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Hong Kong Today
Hong Kong Today
RTHK's morning news programme. Weekdays 6:30 - 8:00
Janice Wong and Mike Weeks


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Selected audio segments:
Police promise zero tolerance for July 1 protests  Listenfacebook
An appeals board has upheld the police ban on a march on Thursday to mark the anniversary of the handover. Three groups had planned to stage the rally, which had been held every year from 1997 to 2019. The July 1 march was also banned last year - a day after the national security law came into force - but thousands of people took to the streets in Causeway Bay, Wanchai and Tin Hau. They were met by water cannon and tear gas and over 370 were arrested. Natale Ching reports:
President Xi hosts awards ceremony ahead of CCP centenary  Listenfacebook
The police are reportedly set to deploy 10,000 officers across the city on Thursday on what promises to be a muted 24th anniversary of the establishment of the Hong Kong SAR. Many top officials, including Chief Executive Carrie Lam, are in Beijing for the start of lavish celebrations to mark next month's centenary of the founding of the Communist Party. On Tuesday, President Xi Jinping urged its members to “forever trust, love, and contribute to the party". Xi, who's also the party's general secretary, was speaking as he presented medals of honour to 29 party members. Here's Priscilla Ng:
Two arrested over gunpowder chemicals   Listenfacebook
Police have arrested two people after seizing chemicals that could be used to make gunpowder. Officers alleged the suspects had called for some well-known people to be killed but stopped short of linking the case directly to Thursday's anniversary of the handover. Wendy Wong reports:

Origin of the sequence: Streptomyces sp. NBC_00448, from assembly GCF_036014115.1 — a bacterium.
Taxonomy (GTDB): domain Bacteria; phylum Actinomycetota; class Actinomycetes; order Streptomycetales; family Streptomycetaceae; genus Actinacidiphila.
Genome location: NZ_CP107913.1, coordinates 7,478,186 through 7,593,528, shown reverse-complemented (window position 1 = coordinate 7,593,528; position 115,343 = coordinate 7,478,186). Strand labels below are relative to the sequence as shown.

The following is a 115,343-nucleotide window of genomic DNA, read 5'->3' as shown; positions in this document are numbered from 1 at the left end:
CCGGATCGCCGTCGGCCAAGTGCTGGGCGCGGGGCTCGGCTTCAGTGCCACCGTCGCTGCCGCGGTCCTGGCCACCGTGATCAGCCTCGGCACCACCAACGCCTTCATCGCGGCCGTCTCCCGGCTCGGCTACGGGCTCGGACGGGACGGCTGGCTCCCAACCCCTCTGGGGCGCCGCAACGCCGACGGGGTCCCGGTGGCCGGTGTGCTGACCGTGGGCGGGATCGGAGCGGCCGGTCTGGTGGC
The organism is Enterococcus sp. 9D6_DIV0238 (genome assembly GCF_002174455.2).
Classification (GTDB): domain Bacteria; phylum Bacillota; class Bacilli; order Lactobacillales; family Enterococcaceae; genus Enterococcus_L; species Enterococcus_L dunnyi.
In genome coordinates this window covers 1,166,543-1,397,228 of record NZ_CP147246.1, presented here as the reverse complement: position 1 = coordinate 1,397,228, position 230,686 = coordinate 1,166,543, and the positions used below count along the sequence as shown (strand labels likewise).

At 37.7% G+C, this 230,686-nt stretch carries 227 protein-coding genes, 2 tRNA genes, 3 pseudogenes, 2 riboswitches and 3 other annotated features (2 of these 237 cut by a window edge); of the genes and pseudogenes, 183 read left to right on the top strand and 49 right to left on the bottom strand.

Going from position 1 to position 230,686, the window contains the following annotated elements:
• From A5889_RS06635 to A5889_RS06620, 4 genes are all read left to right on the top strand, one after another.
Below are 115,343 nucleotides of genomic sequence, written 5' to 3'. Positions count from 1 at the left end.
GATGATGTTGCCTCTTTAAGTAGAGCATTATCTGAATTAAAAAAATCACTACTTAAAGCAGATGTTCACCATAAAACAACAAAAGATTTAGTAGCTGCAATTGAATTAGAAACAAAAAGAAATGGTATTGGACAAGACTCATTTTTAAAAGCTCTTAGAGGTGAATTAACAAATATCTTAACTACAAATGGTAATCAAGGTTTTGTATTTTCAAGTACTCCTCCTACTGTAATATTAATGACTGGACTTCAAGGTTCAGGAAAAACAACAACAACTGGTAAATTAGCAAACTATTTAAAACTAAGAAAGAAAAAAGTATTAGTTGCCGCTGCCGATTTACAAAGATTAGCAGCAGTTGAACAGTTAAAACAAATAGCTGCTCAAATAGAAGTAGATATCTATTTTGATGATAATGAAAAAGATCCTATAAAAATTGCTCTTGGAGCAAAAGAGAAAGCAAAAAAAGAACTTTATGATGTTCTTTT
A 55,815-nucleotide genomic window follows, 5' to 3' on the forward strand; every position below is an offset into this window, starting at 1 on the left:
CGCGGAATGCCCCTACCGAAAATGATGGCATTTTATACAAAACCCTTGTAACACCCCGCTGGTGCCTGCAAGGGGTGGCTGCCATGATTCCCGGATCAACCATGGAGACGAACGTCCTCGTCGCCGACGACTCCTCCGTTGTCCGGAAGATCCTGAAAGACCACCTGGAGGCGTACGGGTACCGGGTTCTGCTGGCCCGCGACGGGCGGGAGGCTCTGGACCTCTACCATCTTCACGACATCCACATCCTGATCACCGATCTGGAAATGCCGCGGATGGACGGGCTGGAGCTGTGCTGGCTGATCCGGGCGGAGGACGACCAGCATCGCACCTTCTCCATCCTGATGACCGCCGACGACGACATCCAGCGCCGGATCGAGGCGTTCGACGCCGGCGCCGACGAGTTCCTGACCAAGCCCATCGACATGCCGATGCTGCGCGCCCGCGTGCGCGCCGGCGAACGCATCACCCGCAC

Local Delta variant infection linked to airport arrivals   Listenfacebook
The infection of an airport worker with the Delta strain of Covid-19 has been linked to three cases imported from Indonesia, and health officials say it's no longer regarded as untraceable. The 27-year-old man was Hong Kong's first case of the highly infectious variant. Officials say he came into contact with the three people from Indonesia at an airport specimen-collection centre earlier this month. They reported just one imported Covid case on Tuesday, a 43-year-old arrival from Britain. Flights from the UK will be banned from Thursday, as Timmy Sung reports:
Ozone remains key challenge to improving air   Listenfacebook
The government says its goal in tackling air pollution is to meet the highest air quality standards. That was announced by the Secretary for the Environment, Wong Kam-sing, as he unveiled an updated clean air plan for the SAR. The previous one expired last year. Jimmy Choi reports:
Timetable urged for hitting WHO air quality targets  Listenfacebook
Under the new clean air plan, the government said Hong Kong's air could be as fresh as that of Tokyo or Paris by 2035. Mike Weeks asked Patrick Fung, the CEO of the Clean Air Network, if that’s a good target to aim for:
Open Line Open View host says he knew his day would come  Listenfacebook
Former RTHK radio presenter Allan Au has accused the government broadcaster of exhausting all its powers to remove voices it doesn't like. On Monday, he was removed from a programme he’d hosted for 11 years at one hour's notice. Timmy Sung reports:
Poll finds rise in pride in Chinese citizenship   Listenfacebook
The number of Hongkongers who feel proud to be Chinese citizens is now at its highest level in a decade. That's according to a survey by the Hong Kong Public Opinion Research Institute, which put the figure at 41 percent. But 55 percent told the pollsters they don't feel proud to be Chinese. Despite that, people's satisfaction on Beijing's policies here has also increased for a second year running. The institute's deputy chief executive, Chung Kim-wah, described the results as "a bit unexpected". He also told Natale Ching that it doesn't mean people are happy with how things are going:
HKers reflect on a year under the national security law   Listenfacebook
In the year since the national security law was imposed on Hong Kong, 114 people have been arrested on suspicion of breaking the four offences under the legislation, the youngest aged just 15. Sixty-four people have been charged, including many prominent pro-democracy figures. Most of them are now in custody. Although officials claim the legislation targets only a small number of people who threaten national security, many Hong Kong people aren't so sure. Timmy Sung spoke to a veteran dramatist and a teacher to see how they've been affected: